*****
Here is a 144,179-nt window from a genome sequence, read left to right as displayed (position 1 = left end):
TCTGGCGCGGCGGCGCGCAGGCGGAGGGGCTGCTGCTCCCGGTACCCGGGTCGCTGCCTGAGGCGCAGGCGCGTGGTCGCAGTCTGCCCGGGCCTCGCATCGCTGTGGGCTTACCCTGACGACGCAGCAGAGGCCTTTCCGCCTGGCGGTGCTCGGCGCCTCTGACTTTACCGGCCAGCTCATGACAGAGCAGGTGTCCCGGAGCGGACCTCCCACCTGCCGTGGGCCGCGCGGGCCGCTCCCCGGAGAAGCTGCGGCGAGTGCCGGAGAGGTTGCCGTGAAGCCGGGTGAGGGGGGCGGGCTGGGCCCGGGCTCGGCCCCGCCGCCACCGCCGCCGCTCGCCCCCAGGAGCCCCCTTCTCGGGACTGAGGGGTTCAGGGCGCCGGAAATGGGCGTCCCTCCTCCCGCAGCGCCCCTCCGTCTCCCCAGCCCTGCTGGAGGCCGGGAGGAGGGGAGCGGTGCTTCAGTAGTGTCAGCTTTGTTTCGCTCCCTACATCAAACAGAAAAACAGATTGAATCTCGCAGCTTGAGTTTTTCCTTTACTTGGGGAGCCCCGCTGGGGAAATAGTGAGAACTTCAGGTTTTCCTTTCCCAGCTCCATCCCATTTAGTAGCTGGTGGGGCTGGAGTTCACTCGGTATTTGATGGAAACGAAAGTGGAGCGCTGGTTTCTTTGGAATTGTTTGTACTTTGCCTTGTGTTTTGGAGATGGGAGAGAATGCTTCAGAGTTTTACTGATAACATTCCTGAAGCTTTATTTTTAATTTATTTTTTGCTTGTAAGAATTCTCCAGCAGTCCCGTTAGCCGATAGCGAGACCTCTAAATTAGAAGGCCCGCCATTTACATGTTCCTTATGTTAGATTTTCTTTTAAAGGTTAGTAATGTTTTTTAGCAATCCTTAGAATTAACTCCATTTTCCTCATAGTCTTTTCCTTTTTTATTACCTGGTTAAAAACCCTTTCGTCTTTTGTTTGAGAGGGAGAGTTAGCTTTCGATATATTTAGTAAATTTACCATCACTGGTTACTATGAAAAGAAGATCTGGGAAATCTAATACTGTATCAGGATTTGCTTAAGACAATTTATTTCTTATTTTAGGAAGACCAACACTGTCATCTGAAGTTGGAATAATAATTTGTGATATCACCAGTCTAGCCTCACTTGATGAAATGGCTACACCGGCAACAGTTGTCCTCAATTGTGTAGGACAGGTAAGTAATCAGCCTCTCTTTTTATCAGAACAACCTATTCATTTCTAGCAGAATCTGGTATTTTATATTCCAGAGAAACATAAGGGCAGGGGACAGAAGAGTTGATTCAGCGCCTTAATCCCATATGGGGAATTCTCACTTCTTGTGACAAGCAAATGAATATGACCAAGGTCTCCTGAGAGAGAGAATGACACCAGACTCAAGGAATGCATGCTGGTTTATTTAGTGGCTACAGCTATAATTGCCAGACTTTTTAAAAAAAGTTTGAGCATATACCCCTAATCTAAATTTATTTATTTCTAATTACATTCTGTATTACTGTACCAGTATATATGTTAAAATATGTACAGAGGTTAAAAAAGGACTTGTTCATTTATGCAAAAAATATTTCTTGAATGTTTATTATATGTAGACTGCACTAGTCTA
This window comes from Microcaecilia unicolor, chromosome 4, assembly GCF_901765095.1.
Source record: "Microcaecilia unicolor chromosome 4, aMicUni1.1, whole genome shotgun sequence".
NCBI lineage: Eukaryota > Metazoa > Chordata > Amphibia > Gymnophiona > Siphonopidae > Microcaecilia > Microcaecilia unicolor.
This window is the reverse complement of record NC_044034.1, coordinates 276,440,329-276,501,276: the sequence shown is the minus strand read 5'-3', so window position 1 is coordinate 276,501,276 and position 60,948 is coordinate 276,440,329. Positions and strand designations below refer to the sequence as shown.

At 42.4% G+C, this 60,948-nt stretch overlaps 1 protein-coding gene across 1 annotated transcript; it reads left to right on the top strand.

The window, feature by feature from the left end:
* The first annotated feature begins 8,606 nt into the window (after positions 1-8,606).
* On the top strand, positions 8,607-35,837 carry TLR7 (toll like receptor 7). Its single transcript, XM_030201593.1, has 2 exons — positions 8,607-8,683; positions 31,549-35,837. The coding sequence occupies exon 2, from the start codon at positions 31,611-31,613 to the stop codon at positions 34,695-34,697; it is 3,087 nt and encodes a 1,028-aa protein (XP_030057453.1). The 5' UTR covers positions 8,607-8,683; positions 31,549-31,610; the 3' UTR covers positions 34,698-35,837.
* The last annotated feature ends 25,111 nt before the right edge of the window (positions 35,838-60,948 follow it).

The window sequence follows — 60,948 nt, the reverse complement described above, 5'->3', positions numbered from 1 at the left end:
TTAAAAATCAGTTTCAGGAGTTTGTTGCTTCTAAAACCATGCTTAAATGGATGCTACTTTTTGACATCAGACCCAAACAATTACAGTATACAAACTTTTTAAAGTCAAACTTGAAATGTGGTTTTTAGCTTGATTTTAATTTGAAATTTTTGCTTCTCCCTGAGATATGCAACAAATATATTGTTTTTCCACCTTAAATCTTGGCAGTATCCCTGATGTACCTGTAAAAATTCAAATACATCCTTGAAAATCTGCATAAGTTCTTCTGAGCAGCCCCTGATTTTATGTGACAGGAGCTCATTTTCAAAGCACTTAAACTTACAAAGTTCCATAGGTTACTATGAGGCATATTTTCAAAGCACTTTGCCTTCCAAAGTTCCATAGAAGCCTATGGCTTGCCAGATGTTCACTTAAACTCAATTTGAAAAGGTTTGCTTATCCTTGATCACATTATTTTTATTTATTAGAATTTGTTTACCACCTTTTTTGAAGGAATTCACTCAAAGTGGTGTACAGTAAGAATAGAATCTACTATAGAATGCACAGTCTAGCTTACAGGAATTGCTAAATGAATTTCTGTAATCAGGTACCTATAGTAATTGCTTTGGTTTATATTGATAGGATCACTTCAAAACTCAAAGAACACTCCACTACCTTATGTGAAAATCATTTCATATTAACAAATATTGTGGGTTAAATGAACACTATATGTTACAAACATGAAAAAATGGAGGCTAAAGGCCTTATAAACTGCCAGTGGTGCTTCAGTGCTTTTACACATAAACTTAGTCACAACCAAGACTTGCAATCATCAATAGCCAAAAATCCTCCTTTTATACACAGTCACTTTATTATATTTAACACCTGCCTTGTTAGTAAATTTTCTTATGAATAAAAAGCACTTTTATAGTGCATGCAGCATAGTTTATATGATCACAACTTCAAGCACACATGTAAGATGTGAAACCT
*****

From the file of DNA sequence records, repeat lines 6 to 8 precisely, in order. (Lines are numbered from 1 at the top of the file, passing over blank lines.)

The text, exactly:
This window is the reverse complement of record NC_044034.1, coordinates 276,440,329-276,501,276: the sequence shown is the minus strand read 5'-3', so window position 1 is coordinate 276,501,276 and position 60,948 is coordinate 276,440,329. Positions and strand designations below refer to the sequence as shown.

At 42.4% G+C, this 60,948-nt stretch overlaps 1 protein-coding gene across 1 annotated transcript; it reads left to right on the top strand.

The window, feature by feature from the left end: